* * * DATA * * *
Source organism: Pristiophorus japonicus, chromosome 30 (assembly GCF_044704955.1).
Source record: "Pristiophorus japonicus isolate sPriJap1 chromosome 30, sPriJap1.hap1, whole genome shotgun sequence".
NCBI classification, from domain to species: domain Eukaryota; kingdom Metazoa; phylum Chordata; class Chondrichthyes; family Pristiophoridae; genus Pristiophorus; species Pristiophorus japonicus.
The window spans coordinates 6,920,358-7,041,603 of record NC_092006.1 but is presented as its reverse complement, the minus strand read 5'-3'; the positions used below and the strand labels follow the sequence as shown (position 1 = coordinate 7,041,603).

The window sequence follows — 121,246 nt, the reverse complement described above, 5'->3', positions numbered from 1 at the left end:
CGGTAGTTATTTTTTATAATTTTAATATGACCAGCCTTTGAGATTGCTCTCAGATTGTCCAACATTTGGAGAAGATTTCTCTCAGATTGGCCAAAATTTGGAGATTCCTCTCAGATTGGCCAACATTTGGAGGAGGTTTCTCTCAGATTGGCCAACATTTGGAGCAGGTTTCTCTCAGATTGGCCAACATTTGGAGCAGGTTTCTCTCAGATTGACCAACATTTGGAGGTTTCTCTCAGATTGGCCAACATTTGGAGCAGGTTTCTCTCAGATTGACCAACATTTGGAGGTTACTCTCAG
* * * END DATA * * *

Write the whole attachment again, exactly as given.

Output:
Source organism: Pristiophorus japonicus, chromosome 30 (assembly GCF_044704955.1).
Source record: "Pristiophorus japonicus isolate sPriJap1 chromosome 30, sPriJap1.hap1, whole genome shotgun sequence".
NCBI classification, from domain to species: domain Eukaryota; kingdom Metazoa; phylum Chordata; class Chondrichthyes; family Pristiophoridae; genus Pristiophorus; species Pristiophorus japonicus.
The window spans coordinates 6,920,358-7,041,603 of record NC_092006.1 but is presented as its reverse complement, the minus strand read 5'-3'; the positions used below and the strand labels follow the sequence as shown (position 1 = coordinate 7,041,603).

The window sequence follows — 121,246 nt, the reverse complement described above, 5'->3', positions numbered from 1 at the left end:
CGGTAGTTATTTTTTATAATTTTAATATGACCAGCCTTTGAGATTGCTCTCAGATTGTCCAACATTTGGAGAAGATTTCTCTCAGATTGGCCAAAATTTGGAGATTCCTCTCAGATTGGCCAACATTTGGAGGAGGTTTCTCTCAGATTGGCCAACATTTGGAGCAGGTTTCTCTCAGATTGGCCAACATTTGGAGCAGGTTTCTCTCAGATTGACCAACATTTGGAGGTTTCTCTCAGATTGGCCAACATTTGGAGCAGGTTTCTCTCAGATTGACCAACATTTGGAGGTTACTCTCAG